Finra last week took welcome steps to shed much-needed light on nontraded REITs. But, quite frankly, the changes being proposed should be information already being conveyed to investors by their brokers.
Nontraded real estate investment trusts have exploded in popularity in the past few years as investors have flocked to financial products that offer higher returns than they could get in traditional fixed-income investments.
Last year, $20 billion in nontraded REITs were sold, compared with $10.3 billion the year before. A like number of shares — or more — are expected to be sold this year.
Amid low interest rates, nontraded REITS can be a good choice for many investors, at least for a portion of their portfolios, provided they fully understand how the investments work and how much it costs to purchase them.
And there is the rub.
Until now, the nontraded-REIT market has rightfully been described as “murky” and “opaque.” Investor advocates have talked about “hidden fees” and “valuation problems.”
Under current rules, brokers can list the per-share value of nontraded REITs at $10 a share, the price at which they are usually sold, for up to 18 months after the sponsor stops raising funds, even though commissions and fees that can total up to 12% of the share price have already been deducted. Given that it can take two to three years to raise funds for a nonlisted REIT, that means investors could be receiving inflated valuations for al-most five years after they initally invest.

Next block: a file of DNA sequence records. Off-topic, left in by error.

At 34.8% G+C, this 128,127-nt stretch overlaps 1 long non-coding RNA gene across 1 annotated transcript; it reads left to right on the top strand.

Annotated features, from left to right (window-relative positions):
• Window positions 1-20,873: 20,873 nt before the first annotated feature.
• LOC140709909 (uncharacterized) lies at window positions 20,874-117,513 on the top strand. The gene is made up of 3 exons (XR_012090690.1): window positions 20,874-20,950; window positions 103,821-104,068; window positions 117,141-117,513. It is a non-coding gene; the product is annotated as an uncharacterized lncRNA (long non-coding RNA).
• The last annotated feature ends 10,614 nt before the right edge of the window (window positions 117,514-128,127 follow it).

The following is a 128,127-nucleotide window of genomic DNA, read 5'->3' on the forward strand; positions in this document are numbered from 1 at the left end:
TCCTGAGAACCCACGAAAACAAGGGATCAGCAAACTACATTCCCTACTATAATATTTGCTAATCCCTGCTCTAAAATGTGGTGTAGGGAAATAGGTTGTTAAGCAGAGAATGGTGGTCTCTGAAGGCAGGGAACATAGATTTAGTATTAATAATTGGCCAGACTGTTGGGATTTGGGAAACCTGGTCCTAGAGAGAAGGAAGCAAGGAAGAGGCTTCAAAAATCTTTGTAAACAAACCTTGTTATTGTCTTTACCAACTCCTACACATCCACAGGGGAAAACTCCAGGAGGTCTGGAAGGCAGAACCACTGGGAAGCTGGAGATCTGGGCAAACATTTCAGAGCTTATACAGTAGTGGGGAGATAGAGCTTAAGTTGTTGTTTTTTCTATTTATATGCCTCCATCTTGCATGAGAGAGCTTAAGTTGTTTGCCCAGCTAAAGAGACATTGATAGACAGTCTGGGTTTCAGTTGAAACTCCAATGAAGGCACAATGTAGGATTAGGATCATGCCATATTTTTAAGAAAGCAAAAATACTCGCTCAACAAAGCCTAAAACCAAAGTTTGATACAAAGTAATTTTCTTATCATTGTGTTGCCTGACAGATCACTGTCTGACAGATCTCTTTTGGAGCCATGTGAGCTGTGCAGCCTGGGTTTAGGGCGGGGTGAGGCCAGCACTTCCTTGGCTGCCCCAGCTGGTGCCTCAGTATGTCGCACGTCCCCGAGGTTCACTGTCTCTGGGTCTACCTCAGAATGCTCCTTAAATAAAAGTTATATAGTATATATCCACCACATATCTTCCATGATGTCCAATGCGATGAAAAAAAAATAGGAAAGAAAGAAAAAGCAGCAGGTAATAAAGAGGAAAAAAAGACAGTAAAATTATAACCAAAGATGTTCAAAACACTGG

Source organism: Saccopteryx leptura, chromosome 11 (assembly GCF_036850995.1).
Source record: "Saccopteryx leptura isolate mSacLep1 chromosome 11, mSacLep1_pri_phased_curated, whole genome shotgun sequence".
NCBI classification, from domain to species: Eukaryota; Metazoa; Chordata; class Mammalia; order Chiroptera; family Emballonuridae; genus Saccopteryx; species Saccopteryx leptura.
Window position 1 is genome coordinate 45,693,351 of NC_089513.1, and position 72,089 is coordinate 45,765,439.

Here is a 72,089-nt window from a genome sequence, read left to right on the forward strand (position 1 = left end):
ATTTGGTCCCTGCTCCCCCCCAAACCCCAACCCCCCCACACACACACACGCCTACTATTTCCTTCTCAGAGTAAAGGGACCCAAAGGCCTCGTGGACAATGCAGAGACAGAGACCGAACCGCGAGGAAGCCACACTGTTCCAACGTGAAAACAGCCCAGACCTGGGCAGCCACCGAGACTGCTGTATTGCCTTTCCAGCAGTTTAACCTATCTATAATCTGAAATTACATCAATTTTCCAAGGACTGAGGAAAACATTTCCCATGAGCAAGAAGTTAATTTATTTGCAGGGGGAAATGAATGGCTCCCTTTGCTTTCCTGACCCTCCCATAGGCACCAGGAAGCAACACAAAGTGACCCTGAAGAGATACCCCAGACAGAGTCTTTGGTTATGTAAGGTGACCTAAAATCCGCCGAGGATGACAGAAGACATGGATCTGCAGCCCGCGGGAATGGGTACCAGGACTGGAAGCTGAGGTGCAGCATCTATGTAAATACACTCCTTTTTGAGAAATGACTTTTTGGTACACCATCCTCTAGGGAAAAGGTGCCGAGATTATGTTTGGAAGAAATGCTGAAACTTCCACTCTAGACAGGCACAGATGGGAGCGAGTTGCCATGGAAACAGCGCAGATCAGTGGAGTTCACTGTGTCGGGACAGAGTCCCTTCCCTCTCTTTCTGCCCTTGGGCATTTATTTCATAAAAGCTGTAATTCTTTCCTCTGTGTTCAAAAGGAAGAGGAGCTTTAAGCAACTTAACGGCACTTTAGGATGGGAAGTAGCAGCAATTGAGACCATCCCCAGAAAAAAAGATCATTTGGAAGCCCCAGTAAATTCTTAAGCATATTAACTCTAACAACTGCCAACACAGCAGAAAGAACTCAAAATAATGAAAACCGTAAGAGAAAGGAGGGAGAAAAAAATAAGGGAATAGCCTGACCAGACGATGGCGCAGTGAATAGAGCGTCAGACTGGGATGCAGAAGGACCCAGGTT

Under one of the valuation methods, brokers would have to reflect commissions and fees on statements as soon as a nontraded REIT was permitted to access the offering proceeds to buy real estate. REIT sponsors would be allowed to use that valuation for a period of two years.
A second valuation method would entail getting a third-party expert to sign off on a REIT's valuation.
The broker-dealer industry has a lot at stake regarding these new rules. Many had record revenue from nontraded-REIT sales last year, and they are worried that the new rules could hurt future sales if investors are seeing account statements that explicitly show the fees and commissions being charged for these investments.
But it should be the responsibility of every broker selling these products — even without the new rules — to make sure their clients understand how the products work and how much they cost.
For example, brokers need to have an honest discussion about illiquidity and the fact that the money invested in a nontraded REIT may not be available for a three-to five-year period. And new Finra rules notwithstanding, brokers should remind their clients that the value of their investments may actually be lower at times than their statements indicate.
In the end, nontraded REITS, like every investment, have to stand on their own merit.